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6.2 Impact of duplicate transitions on synthetic spectra

Figure 10 shows the synthesised duplicate lines, alongside the hydrogen lines, for five BRASS benchmark stars of B-, A-, F-, G-, and K-spectral type. Only a small number of duplicate lines are visible in our synthesis, typically Fe lines, and their impact on our stellar spectral synthesis is small when compared with other atomic and molecular contributions, as shown in Fig. 11 for the 4 strongest duplicate pairs. We find that for all benchmark stars the line depth of the strongest line in a duplicate pair does not exceed a value of FFCont = 0.9. The strongest duplicate of each pair produces either an unobserved feature, suggesting that the atomic data of the line is wrong, or is heavily blended with other features making it difficult to assess the accuracy of the line.

Almost all of the duplicated S I lines are autoionising transitions, according to the VALD transition type flags, which are not computed by the TurboSpectrum code. The few remaining S I transitions are too weak to meaningfully impact our spectral synthesis calculations. Fortunately it appears that the duplicates present in the source literature are of negligible consequence for our spectral synthesis calculations, however they could still impact metal-rich stellar spectroscopy as well as atomic calculations. It is important that the duplicates are addressed.

A small number of duplicates, present in the BRASS atomic line list, originate from the line list compilation of multiple sources, as opposed to being present in the source literature. Such compilation mistakes can have a significant impact on spectral synthesis and the non-parametric cross-match proves to be a useful tool for ensuring accuracy when compiling line lists. Figure 12 shows a Cr I duplicate pair within our BRASS atomic line list and synthesised for the Sun. We find in this case that the inclusion of the Cr I line at 4371.23 Å (dashed line), leads to an incorrect modelling of the solar FTS spectrum. Care must be taken to compile line lists as accurately and robustly as possible to prevent systematic errors from propagating through to future atomic quality assessment work. In this case the BRASS automatic line-blending investigations, discussed in Laverick et al. (2017), would classify the Cr I line as a heavily blended feature at λ = 4371.25 Å and would be rejected from further quality assessment of available atomic data values. With the 4371.23 Å Cr I line removed, the remaining Cr I line can be used in quantitative spectroscopy.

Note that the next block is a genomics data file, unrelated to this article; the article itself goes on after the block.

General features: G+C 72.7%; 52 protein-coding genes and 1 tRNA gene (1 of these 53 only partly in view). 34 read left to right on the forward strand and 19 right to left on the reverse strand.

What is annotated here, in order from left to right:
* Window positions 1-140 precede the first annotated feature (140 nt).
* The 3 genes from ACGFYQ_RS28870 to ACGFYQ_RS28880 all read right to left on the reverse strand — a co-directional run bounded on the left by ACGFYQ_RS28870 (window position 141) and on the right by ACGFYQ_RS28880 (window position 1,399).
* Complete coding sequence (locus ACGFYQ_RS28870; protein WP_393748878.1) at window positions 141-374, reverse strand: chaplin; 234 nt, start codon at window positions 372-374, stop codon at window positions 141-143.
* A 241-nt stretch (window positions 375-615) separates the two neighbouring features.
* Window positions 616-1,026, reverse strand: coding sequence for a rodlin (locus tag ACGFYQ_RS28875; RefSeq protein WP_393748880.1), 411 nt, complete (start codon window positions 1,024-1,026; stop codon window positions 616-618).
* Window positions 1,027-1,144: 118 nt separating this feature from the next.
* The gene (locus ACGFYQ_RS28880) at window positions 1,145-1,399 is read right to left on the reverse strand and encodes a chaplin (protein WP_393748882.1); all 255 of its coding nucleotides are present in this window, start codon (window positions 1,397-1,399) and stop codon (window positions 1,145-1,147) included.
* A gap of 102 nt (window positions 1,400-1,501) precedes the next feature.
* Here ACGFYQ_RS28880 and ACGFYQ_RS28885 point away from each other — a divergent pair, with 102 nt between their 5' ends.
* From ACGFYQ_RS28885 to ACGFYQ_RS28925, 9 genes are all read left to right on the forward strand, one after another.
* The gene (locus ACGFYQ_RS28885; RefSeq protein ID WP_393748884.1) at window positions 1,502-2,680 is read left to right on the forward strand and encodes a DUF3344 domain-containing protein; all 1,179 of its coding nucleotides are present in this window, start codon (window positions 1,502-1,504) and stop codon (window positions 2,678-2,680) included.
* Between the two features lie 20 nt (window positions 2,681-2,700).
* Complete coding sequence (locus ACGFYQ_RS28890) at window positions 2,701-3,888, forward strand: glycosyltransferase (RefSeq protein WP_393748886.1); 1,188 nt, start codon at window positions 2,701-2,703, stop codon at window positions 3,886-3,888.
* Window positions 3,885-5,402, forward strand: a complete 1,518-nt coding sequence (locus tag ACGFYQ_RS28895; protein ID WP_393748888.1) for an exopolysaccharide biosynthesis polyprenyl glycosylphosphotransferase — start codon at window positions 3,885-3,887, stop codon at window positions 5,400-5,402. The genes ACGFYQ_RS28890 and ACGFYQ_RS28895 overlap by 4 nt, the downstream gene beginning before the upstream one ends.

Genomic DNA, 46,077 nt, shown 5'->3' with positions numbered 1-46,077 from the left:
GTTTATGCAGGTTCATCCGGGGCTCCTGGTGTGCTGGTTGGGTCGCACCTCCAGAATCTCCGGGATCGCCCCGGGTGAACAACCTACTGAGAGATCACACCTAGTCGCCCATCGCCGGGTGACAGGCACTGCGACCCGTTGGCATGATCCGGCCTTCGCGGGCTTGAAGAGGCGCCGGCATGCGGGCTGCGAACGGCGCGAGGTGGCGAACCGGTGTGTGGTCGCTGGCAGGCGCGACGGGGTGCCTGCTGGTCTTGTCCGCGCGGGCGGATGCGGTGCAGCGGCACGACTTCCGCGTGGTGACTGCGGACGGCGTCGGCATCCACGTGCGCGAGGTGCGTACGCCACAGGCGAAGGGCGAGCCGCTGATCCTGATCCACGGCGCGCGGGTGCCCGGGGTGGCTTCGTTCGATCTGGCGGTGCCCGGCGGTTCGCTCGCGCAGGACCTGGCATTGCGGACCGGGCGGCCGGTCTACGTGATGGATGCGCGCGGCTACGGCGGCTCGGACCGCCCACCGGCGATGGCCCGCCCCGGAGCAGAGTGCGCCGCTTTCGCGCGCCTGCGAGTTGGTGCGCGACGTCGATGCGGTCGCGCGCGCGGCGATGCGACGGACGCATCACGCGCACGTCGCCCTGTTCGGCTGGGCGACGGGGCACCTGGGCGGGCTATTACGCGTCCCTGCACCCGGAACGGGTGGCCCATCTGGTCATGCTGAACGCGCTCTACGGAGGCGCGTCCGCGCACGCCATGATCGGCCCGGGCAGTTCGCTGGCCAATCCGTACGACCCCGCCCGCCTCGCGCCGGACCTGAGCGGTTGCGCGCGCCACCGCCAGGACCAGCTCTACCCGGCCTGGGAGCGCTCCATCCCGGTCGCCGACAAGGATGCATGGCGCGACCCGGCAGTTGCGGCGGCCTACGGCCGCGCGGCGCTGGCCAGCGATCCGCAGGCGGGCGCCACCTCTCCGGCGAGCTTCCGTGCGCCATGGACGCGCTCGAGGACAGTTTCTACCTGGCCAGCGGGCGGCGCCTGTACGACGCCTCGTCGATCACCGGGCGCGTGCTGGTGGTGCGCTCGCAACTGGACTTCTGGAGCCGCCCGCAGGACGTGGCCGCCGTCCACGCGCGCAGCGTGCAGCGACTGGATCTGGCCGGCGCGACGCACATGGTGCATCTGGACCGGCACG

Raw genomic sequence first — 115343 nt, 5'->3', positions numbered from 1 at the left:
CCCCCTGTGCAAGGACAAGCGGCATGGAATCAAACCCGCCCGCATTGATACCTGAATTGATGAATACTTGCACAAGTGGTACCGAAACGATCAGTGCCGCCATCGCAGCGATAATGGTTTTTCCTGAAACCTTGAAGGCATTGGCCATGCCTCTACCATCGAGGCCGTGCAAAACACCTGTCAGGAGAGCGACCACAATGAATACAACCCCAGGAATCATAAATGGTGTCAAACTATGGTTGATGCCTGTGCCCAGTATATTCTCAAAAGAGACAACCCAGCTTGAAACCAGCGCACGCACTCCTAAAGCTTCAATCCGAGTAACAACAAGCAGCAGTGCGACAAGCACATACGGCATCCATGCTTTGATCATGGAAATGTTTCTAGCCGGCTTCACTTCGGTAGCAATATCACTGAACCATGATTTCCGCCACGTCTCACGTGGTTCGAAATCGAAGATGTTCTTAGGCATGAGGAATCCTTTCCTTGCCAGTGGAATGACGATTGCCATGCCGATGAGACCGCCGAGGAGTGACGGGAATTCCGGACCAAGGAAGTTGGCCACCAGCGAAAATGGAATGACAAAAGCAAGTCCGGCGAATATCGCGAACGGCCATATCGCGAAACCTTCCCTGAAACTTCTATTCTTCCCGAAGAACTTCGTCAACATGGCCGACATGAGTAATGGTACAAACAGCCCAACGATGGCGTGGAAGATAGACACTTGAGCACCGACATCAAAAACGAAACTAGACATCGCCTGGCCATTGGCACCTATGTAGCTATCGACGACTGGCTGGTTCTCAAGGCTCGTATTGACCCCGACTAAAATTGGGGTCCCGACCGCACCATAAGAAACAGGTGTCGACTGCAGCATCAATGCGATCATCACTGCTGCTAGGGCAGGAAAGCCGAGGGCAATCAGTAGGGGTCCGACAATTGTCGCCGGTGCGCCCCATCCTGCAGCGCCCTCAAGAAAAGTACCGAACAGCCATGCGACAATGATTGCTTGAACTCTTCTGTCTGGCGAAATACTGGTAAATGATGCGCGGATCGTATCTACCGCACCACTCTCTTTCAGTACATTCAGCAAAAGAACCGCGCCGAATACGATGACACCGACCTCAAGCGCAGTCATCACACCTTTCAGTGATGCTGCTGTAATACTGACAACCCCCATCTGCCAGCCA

thumbnail Fig. 10

Synthetic spectra of only hydrogen lines (black) and duplicate transitions (green) synthesised for five BRASS benchmark stars: HR 7512 (B8 III), 68 Tau (A2 IV–Vs), Procyon (F5 IV–V), 51 Peg (G2.5 IV), and Arcturus (K1.2 III). Most duplicate lines produce a maximum depth, for the given spectral parameters, of less than 1% of the continuum in this work. A small number of Fe duplicates produce maximum depths, at cooler stellar parameters, of at most 10% ofthe continuum.

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thumbnail Fig. 11

Comparison of the four strongest duplicate pairs present in the source literature. Duplicate lines profiles are shown in green, the duplicate-free BRASS spectrum is shown in blue, and the solar FTS flux spectrum, described by Neckel & Labs (1984), is shown in black. The four duplicate pairs rest wavelengths, shown by dashed lines, are as follows: top: 4446.275 and 4449.424 Å, middle, dashed: 4524.883 and 4528.144 Å, middle, dotted: 4525.944 and 4529.206 Å, and bottom: 4600.595 and 4603.966 Å.

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thumbnail Fig. 12

Two Cr I duplicate transitions, introduced during the initial BRASS atomic line list compilation, synthesised for the Sun. The wavelength of the Cr I line shown in dashed green is 4371.23 Å, and the wavelength of the Cr I line in solid green is 4371.28 Å. Shown in black is the FTS solar spectrum described by Neckel & Labs (1984) and shown in blue is a synthetic solar spectrum using the initial BRASS synthesis list including both Cr I lines.

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7 Summary and future work